Friday, October 2, 2015

Conjuror and The Poisoned Table - Mercer University Press

Idgie Says: 
Here are two new books from Mercer University Press that you need to check out!  Both are available now in stores. 

The Conjuror tells  a mystical tale of power, corruption and tradition through the eyes of  the Cherokee. 

The Poisoned Table clevery combines real life history with a fictional tale, allowing you to be entertained and educated at the same time. 


Within the tightly knit Cherokee community in the Smoky Mountains, a secret society of Snake Dancers is led by a group of elders, four of whom guard an artifact of incredible power. Guardianship has been passed from father to son for over 300 years. 

Theses artifacts belonged to Kanegwa’ti, a medicine man who controlled the power of Uktena (an evil spirit) in order to protect the tribe. Even the four guardians cannot reveal what they guard. The tradition of secrecy was set up by Kanegwa’ti to prevent anyone from awakening Uktena and bringing destruction. Grady Smoker, one of the Snake Dancers, has spent decades tracking the other guardians in order to pinpoint the location of each artifact. In a misplaced effort to regain power for the tribe, he unwittingly becomes the vessel for Uktena. 

Johnny, an outsider like Kanegwa’ti, has been under the watchful eye of the elders since he was a boy. Walker Copperhead is convinced Johnny is the long awaited Suye’ta, the next conjuror. While Johnny is committed to the Cherokee way of life, he isn’t buying into his new role.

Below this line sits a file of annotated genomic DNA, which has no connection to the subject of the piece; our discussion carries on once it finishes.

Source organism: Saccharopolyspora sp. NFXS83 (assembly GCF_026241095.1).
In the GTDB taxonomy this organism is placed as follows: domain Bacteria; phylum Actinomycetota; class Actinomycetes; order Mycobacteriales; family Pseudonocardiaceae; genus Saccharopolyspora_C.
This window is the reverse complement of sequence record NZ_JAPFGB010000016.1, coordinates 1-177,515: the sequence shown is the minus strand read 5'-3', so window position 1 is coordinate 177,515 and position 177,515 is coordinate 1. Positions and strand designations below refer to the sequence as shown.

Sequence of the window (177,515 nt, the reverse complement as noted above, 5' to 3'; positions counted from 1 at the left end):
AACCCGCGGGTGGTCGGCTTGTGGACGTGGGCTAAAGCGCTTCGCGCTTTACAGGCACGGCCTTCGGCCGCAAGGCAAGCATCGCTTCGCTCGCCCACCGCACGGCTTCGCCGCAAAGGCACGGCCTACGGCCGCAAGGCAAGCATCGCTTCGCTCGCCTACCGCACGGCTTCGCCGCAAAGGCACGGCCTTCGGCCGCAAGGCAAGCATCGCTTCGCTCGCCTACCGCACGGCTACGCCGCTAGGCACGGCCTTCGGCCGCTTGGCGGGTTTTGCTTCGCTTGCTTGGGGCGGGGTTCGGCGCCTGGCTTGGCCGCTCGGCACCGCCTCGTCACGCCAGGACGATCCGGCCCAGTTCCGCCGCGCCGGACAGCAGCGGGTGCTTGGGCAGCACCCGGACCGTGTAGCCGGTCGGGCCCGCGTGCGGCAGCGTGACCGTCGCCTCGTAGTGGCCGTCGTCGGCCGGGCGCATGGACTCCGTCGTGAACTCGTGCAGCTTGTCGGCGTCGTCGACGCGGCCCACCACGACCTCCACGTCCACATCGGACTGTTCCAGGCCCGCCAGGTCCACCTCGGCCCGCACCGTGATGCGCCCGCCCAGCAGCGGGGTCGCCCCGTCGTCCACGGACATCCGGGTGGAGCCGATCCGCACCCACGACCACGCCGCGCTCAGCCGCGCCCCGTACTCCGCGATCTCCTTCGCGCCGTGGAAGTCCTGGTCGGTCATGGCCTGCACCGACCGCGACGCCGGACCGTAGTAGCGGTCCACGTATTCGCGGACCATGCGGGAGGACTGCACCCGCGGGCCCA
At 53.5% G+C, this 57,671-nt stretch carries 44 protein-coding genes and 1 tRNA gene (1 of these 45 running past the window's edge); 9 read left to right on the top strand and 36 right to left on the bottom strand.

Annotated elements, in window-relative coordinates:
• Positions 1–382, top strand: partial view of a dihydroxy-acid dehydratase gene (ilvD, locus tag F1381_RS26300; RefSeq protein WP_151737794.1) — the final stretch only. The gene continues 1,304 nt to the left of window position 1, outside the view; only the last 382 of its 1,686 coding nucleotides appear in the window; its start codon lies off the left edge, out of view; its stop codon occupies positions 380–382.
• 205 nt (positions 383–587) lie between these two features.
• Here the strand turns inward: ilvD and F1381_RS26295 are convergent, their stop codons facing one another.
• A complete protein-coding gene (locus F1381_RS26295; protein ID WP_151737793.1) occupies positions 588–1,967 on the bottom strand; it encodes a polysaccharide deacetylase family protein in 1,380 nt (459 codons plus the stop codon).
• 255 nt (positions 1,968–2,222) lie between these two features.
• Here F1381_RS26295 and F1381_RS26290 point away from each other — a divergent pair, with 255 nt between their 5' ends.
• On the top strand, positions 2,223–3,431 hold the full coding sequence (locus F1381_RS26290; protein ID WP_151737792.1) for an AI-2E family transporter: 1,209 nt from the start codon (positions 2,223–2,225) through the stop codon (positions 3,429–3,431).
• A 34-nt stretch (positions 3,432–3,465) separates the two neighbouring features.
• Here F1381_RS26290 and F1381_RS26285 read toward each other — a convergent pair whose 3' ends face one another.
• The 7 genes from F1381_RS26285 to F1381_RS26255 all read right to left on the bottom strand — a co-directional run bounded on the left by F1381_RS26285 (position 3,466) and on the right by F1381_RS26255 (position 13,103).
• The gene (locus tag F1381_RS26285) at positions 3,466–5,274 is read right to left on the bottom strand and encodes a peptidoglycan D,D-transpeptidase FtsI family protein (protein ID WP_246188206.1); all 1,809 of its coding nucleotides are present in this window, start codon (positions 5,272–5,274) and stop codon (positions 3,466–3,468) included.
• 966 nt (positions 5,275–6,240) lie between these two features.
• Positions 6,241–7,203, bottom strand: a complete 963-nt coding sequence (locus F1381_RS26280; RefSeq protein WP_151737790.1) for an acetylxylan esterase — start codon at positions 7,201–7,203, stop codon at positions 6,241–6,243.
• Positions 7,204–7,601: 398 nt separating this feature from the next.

It isn’t until he comes face to face with Uktena that he realizes all the Cherokee myths are true.


THE POISONED TABLE portrays a passionate rivalry between fictional actress Isabel Graves and real-life Shakespearian stage sensation Frances Anne “Fanny” Kemble. 

In this tale of ambition, romance, and betrayal, Graves harbors early resentment, convinced that Kemble’s family theatre connections assured Fanny’s selection for the lead role in Romeo and Juliet despite Isabel’s superior beauty and talent. 

The novel traces their unconnected adventures and acting careers in the Old and New Worlds, as well as their introduction to the horrors of American slavery and to romance with one of the wealthiest men in America, Pierce Butler, owner of Georgia cotton and rice plantations and master of more than 800 slaves. 

Kemble, an ardent abolitionist, falls in love with Butler and marries him before she discovers his wealth derives soley from slave labor. Though glad to be separated from plantation life at her husband’s Philadelphia home, Kemble agrees to accompany him on his annual visit to inspect his Georgia investments. Butler assures his wife her apprehensions about slavery will be assuaged once she sees firsthand its humane daily operation. Instead, she is sickened and chronicles her visit in Journal of a Residence on a Georgian Plantation in 1838–1839. 

This account, published in England in 1863, is sometimes credited with dissuading Britain from aiding the Confederacy. Within the novel is a play written by Graves’ lover. Set on a slave plantation, the plot portrays a dinner at the master’s table and the poisonous conditions which produce its bounty, resulting in an attempted murder. In the controversy following this play’s opening night, Kemble and Graves are again at odds, and their rivalry continues as they change places on the stage of theatre and of life.